science neither contain the "proper" ontological concepts of the being of those beings concerned, nor can such concepts be attained merely through a "suitable" extension of these fundamental concepts. Rather, the originary ontological concepts must be attained prior to any scientific definition of fundamental concepts. For it is from those ontological concepts that it first becomes possible to assess the restrictive way - which in each case delimits from a particular perspective - in which the fundamental concepts of the sciences correlate with being, which can be grasped in these purely ontological concepts. The "fact" of the sciences, [30 {GA 9 133}] i.e., the factical subsistence of an understanding of being, which is necessarily contained in them as in all comportment toward beings, can neither be the authority that grounds their a priori, nor can it be the source for knowledge of that a priori. Rather, it can only be one possible occasion for pointing us toward the originary ontological constitution of, for example, history or nature. Such a pointer must itself remain subject to a constant critique that has already taken its guidelines from the fundamental problematic of all questioning concerning the being of beings.

The possible levels and variations of ontological truth in the broader sense at the same time betray the wealth of originary truth lying at the ground of all antic truth.17 Unconcealment of being, however, is always truth of the being of beings, whether such beings are actual or not. Conversely, in the unconcealment of beings there already lies in each case an unconcealment of their being. On tic and ontological truth each concern, in different ways, beings in their being, and being of beings. They belong essentially together on the grounds of their relation to the distinction between being and beingsa (ontological difference).b The essence of truth in general, which is thus necessarily forked in terms of the antic and the ontological,c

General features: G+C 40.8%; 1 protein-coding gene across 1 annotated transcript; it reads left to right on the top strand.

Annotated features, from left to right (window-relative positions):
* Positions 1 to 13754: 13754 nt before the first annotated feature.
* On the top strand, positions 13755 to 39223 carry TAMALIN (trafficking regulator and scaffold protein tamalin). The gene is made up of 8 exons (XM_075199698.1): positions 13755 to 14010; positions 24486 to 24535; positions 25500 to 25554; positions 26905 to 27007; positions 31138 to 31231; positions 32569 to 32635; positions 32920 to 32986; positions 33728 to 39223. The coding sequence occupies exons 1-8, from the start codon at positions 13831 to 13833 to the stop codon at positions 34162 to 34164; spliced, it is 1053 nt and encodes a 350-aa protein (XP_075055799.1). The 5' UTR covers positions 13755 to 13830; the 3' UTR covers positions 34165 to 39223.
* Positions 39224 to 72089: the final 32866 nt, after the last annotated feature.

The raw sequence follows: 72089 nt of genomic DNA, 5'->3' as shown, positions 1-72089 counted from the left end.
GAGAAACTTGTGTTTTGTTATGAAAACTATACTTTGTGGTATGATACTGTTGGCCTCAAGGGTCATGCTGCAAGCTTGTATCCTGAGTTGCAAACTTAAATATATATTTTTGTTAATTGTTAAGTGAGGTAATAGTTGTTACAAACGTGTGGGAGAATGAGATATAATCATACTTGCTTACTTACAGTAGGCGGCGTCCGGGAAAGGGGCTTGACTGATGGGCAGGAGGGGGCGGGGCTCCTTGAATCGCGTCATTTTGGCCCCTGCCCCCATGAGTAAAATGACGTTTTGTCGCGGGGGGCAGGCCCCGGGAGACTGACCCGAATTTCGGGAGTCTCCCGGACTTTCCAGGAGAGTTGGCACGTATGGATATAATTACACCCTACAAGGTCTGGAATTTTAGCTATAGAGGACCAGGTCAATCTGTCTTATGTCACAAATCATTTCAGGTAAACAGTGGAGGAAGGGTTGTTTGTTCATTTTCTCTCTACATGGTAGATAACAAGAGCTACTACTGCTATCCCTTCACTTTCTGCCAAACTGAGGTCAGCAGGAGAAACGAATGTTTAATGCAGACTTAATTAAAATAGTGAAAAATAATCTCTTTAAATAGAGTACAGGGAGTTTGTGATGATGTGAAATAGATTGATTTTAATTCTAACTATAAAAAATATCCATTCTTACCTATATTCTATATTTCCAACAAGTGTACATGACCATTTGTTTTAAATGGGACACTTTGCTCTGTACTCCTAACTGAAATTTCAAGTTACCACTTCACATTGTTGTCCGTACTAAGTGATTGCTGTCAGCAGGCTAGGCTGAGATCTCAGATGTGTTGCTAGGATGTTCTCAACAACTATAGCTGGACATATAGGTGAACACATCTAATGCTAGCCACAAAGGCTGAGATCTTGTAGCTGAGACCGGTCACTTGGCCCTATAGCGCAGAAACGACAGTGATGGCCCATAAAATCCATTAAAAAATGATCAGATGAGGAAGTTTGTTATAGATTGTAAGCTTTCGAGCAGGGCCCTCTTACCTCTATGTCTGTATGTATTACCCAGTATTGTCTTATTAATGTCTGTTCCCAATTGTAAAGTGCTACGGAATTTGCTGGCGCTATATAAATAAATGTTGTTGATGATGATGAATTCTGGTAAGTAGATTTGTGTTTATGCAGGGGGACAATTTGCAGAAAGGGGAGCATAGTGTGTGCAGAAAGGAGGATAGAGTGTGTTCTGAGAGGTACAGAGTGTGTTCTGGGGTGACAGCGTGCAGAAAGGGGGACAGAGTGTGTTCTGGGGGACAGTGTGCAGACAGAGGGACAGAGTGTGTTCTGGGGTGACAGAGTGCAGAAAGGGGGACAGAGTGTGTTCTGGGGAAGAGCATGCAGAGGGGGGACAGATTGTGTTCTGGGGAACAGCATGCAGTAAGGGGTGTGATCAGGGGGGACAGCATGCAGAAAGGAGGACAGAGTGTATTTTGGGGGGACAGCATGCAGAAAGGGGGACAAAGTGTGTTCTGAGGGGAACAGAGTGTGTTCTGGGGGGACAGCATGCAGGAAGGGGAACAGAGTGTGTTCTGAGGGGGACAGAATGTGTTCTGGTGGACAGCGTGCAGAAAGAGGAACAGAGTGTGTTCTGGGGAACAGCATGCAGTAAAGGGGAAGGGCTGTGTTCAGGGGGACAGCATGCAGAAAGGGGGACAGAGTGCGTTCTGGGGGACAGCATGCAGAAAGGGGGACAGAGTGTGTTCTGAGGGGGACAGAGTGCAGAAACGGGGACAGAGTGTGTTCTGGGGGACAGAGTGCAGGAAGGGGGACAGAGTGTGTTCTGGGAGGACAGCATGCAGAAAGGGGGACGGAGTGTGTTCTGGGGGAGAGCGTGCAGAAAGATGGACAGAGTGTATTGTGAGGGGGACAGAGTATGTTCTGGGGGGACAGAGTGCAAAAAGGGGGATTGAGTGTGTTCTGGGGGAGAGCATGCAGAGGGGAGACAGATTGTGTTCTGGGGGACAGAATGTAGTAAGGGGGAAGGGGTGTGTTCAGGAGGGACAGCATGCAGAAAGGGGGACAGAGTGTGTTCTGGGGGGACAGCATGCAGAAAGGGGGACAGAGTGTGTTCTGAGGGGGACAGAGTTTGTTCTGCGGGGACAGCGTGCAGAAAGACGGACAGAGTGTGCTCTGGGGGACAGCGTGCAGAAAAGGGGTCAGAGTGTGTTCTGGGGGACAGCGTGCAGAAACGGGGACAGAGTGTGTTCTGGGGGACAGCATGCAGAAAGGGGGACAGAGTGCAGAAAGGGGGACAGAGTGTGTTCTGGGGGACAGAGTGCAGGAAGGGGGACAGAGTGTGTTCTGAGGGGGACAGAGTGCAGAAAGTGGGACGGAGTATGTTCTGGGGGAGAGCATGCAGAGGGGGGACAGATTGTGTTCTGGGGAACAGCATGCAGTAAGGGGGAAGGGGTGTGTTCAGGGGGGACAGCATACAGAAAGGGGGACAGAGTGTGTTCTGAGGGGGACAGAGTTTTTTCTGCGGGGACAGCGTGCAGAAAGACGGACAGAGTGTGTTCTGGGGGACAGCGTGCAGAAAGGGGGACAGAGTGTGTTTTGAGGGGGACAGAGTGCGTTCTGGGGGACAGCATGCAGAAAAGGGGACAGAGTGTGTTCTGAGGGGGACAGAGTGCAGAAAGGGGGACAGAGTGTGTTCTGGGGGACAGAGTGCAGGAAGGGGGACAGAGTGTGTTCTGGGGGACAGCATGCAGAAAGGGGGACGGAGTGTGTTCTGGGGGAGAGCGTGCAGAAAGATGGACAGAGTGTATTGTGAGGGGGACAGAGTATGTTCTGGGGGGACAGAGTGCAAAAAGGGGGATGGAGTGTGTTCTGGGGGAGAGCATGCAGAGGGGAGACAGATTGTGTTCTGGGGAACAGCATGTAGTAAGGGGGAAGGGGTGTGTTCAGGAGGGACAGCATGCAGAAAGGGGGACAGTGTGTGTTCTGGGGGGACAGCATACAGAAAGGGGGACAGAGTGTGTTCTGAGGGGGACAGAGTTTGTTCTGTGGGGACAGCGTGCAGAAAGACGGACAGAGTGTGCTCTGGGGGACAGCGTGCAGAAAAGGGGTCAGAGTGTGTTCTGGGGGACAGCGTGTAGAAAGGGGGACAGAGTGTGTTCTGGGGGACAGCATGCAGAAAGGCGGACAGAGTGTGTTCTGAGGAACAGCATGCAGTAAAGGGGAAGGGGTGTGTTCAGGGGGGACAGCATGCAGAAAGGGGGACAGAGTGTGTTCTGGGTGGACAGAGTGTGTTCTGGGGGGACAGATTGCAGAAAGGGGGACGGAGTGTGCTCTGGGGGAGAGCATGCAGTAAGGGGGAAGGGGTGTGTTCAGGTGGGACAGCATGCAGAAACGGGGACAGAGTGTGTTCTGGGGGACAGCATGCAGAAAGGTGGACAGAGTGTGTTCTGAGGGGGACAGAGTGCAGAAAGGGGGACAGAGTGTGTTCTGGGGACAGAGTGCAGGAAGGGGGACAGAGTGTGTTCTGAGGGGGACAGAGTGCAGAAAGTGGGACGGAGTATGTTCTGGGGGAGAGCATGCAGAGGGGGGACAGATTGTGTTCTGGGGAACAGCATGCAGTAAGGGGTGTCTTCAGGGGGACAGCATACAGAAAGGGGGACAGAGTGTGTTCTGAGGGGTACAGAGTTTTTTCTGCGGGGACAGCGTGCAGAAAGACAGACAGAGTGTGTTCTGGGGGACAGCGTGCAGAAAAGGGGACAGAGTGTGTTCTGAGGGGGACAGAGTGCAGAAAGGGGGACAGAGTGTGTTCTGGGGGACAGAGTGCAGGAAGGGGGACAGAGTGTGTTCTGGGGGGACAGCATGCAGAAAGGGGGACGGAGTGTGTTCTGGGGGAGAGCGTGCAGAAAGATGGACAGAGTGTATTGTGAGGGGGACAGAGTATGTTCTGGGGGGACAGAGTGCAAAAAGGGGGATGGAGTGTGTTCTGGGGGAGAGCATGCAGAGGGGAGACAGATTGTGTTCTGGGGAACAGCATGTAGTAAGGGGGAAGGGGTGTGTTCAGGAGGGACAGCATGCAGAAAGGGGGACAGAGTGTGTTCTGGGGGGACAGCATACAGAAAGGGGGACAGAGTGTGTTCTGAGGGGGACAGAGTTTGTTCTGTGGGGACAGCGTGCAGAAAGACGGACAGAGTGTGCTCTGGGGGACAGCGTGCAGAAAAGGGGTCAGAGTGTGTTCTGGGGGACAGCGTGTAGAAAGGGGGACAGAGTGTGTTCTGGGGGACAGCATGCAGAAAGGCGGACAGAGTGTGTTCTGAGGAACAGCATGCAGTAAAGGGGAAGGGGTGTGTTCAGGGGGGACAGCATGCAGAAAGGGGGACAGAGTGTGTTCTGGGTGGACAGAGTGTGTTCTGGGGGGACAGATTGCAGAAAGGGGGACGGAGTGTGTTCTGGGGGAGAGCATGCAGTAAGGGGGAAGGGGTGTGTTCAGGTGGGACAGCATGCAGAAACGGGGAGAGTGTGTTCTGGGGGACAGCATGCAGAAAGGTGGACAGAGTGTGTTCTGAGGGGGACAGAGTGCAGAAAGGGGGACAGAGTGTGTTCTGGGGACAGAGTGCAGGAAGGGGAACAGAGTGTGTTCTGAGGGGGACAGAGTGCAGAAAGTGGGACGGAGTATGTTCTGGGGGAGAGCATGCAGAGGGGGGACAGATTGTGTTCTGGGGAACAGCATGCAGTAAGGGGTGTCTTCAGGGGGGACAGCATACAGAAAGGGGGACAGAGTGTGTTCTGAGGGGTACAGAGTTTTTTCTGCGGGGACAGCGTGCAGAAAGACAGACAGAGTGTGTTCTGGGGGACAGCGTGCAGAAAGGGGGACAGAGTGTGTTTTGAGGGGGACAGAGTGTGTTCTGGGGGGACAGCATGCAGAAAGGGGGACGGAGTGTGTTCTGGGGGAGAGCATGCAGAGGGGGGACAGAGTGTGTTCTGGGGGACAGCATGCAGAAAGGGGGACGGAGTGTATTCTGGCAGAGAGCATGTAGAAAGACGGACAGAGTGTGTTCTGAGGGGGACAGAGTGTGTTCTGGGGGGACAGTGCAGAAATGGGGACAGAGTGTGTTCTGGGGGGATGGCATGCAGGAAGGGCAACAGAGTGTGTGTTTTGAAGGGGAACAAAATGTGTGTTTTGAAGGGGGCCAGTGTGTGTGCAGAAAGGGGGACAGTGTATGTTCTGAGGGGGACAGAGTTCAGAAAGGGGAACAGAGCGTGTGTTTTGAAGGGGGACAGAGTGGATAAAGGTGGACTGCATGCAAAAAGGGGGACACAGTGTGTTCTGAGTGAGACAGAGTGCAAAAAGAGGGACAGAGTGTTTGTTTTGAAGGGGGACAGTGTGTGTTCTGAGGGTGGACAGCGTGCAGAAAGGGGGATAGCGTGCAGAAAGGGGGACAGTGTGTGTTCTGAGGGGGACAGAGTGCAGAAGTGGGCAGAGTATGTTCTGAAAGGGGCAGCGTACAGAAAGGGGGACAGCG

a First edition, 1919: The ambiguous nature of this distinction: in terms of what has gone before, a step toward its overcoming, and yet a fateful link back to it that obstructs every path toward the originary "unity" and hence also to the truth of the distinction.

b First edition, 1919: On this, cf. the lecture course of summer semester 1927 "The Basic Problems of Phenomenology," §22, where the term is first conveyed publicly. The conclusion corresponds to the beginning where Kant's thesis concerning "being" (the "is"), namely, that it is not a real predicate, is discussed. The discussion occurs with the intent of first getting a view of the ontological difference as such, and of doing so in coming from ontology, ontology itself, however, being experienced in terms of fundamental ontology. This lecture course as a whole belongs to Being and Time, Part I, Division Three, "Time and Being."

c First edition, 1919: Here the essence of truth is conceived as "forked" in terms of the "distinction" as a fixed reference point, instead of the contrary approach of overcoming the "distinction" from out of the essence of the truth of beyng, or of first thinking the "distinction" as beyng itself and therein the beyings of beyng [das Seyende des Seyns] - no longer as the being of beings.